Panel Urges Easing of Sydney Alcohol Laws That Curbed Violence but Hit Economy

By Hans Lee

October 02, 2019

SYDNEY (Reuters) - Sydney's business district should be freed of restrictions that have successfully curbed alcohol-related violence in Australia's largest city but hurt its economy and nightlife, a parliamentary panel recommended on Monday.

The measures, introduced in 2014, denied entry to bars and pubs after 1:30 a.m. and banned the sale of alcoholic drinks after 3 a.m.

The panel recommended the removal of those restrictions in Sydney's central business district but said they should be retained in the Kings Cross district, which had been a hotspot for alcohol-related violence before the measures.

Consultancy firm Deloitte estimated the so-called lockout laws had cost Sydney's economy as much as A$16 billion ($10.8 billion) a year.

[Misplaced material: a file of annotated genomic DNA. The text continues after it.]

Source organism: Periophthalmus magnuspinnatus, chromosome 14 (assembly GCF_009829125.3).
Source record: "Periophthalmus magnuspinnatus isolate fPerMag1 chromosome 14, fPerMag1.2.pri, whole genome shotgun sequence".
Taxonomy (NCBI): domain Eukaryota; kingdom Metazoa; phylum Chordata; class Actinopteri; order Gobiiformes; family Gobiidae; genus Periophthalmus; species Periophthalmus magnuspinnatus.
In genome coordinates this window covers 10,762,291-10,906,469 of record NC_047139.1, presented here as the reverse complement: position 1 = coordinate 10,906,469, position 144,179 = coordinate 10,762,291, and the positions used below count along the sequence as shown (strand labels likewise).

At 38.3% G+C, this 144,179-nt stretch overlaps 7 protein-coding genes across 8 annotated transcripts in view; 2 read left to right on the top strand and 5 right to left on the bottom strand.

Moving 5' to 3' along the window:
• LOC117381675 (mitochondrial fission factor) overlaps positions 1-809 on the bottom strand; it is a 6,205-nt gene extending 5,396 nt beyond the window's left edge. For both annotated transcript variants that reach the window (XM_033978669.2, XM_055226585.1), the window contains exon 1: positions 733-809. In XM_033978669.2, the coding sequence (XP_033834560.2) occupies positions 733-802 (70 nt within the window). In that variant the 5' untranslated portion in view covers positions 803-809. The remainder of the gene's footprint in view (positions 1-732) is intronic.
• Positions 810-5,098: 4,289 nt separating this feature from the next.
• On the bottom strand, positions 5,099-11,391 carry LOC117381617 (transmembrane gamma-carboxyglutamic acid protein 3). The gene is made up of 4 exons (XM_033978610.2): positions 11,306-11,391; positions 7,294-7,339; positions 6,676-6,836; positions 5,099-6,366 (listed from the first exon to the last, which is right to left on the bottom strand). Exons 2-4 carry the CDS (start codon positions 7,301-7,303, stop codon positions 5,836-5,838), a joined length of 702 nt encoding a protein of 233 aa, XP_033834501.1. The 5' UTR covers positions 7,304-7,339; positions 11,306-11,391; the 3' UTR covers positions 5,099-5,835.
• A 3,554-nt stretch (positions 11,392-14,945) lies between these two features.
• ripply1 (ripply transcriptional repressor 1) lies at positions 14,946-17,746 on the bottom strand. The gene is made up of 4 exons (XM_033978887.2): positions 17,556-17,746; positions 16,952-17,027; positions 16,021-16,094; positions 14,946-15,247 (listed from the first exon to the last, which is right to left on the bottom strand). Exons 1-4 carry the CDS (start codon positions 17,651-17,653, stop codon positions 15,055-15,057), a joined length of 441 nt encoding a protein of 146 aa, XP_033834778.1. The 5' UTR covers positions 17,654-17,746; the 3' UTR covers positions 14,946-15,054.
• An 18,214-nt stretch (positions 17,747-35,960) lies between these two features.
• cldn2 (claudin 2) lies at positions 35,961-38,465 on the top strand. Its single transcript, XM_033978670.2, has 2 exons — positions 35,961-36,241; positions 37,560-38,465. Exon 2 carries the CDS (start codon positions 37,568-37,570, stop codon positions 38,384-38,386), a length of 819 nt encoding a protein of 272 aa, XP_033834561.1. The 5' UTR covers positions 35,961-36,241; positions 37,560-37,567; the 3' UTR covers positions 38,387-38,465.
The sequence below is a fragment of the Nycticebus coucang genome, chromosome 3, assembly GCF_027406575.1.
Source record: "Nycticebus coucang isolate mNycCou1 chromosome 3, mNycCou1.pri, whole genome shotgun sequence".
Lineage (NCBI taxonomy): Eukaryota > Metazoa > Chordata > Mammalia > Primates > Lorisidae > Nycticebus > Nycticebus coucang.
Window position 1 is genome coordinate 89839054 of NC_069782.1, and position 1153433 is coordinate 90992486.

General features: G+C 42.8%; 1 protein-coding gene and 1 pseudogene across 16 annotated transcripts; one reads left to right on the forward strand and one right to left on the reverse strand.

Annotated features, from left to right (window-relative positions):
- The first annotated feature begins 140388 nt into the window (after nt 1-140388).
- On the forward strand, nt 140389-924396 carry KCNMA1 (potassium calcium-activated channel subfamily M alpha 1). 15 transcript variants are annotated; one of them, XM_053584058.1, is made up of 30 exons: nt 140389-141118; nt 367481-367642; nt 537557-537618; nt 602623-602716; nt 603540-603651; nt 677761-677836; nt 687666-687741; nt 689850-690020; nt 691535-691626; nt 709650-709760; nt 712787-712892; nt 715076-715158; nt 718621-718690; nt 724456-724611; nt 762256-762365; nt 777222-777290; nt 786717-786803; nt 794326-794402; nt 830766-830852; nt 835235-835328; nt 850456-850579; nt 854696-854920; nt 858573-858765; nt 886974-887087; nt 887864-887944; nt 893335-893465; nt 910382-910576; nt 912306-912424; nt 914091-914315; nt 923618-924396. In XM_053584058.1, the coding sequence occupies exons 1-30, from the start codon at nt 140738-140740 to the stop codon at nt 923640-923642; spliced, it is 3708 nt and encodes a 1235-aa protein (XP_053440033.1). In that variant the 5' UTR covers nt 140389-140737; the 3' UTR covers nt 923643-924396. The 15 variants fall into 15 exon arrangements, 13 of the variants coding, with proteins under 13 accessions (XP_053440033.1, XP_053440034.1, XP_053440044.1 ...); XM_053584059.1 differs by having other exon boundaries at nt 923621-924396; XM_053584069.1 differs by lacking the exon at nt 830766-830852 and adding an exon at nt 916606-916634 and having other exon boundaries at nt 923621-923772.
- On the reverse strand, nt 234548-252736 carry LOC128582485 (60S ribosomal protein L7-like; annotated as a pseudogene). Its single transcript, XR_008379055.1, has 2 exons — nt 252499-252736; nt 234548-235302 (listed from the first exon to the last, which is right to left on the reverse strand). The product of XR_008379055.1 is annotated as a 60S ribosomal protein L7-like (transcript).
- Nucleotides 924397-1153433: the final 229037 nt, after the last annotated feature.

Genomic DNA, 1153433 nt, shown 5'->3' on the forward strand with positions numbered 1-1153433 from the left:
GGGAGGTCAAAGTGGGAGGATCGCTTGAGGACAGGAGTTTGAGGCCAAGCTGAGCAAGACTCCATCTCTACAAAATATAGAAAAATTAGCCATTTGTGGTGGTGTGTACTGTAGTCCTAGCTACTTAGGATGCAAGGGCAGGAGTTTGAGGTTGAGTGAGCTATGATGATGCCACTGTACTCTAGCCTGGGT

"Repealing lockouts in the central business district and Oxford Street is an important first step that will breathe oxygen into Sydney's night life," the city's mayor, Clover Moore, said.

People arguing to retain the laws cited a sharp cut in alcohol-fuelled violence in the regulated areas, as well as a safer environment for emergency workers.

Those opposed told the panel the laws had killed the city's night life and hit the viability of the music and creative arts industries.

Gladys Berejiklian, premier of the state of New South Wales, which includes Sydney, indicated this month that she supported an easing of restrictions.

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